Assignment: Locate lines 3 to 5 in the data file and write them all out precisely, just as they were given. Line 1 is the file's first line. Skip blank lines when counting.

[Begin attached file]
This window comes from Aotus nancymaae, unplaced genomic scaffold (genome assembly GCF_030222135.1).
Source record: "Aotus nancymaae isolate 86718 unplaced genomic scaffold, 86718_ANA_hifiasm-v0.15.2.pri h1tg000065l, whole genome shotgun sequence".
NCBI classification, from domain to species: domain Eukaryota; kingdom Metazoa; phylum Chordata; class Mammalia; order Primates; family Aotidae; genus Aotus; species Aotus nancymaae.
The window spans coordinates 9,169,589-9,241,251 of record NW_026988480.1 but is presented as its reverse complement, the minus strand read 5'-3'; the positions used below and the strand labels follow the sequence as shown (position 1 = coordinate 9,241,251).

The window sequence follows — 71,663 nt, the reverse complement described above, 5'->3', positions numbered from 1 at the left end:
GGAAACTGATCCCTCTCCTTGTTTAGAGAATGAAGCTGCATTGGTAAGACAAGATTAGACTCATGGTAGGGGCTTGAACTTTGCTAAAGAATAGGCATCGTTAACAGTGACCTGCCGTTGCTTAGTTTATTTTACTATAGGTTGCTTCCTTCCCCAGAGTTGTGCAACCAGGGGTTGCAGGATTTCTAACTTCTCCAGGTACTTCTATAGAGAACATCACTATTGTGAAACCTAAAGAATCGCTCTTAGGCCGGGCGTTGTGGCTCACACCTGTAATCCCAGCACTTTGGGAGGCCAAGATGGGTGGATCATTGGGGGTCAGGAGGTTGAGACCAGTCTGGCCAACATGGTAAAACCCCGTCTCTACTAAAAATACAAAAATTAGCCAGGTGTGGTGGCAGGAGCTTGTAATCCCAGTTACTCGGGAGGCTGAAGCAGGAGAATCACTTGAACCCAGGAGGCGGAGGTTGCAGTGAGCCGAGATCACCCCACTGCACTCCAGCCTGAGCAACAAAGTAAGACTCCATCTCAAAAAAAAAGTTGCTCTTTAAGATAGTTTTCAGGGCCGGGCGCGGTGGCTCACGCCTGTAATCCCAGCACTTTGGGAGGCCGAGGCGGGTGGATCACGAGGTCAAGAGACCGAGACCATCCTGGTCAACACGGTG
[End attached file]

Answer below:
NCBI classification, from domain to species: domain Eukaryota; kingdom Metazoa; phylum Chordata; class Mammalia; order Primates; family Aotidae; genus Aotus; species Aotus nancymaae.
The window spans coordinates 9,169,589-9,241,251 of record NW_026988480.1 but is presented as its reverse complement, the minus strand read 5'-3'; the positions used below and the strand labels follow the sequence as shown (position 1 = coordinate 9,241,251).

The window sequence follows — 71,663 nt, the reverse complement described above, 5'->3', positions numbered from 1 at the left end: